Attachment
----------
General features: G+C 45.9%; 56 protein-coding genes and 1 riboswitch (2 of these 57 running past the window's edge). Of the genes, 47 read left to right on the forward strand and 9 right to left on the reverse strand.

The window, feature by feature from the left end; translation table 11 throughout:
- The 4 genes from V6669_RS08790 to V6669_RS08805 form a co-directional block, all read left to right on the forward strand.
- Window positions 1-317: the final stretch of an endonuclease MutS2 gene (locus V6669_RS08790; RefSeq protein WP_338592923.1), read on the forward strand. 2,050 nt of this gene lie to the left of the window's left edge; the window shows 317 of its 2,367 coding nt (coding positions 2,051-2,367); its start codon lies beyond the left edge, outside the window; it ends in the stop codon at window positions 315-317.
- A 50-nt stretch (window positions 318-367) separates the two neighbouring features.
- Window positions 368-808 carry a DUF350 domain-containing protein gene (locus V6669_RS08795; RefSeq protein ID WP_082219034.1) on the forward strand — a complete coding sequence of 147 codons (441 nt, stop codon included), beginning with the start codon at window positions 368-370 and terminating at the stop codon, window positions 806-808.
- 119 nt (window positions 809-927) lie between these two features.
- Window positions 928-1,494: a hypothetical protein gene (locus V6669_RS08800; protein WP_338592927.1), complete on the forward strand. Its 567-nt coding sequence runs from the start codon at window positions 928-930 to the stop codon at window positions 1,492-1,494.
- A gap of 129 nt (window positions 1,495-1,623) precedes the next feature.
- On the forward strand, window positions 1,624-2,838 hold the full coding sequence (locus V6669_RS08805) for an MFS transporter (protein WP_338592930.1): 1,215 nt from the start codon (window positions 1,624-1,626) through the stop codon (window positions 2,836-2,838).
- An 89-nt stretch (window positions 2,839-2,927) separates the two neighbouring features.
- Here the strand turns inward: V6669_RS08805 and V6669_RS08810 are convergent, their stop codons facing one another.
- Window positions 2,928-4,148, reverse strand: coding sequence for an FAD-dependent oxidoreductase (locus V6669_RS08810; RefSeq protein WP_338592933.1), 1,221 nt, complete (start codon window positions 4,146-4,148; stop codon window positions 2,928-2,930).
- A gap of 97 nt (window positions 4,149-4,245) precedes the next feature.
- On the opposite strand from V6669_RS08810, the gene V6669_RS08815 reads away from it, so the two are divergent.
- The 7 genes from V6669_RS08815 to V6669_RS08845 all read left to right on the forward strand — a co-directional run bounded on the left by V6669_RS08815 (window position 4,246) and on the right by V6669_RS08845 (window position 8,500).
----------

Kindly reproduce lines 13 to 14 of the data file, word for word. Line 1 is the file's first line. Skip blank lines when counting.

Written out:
- Window positions 2,928-4,148, reverse strand: coding sequence for an FAD-dependent oxidoreductase (locus V6669_RS08810; RefSeq protein WP_338592933.1), 1,221 nt, complete (start codon window positions 4,146-4,148; stop codon window positions 2,928-2,930).
- A gap of 97 nt (window positions 4,149-4,245) precedes the next feature.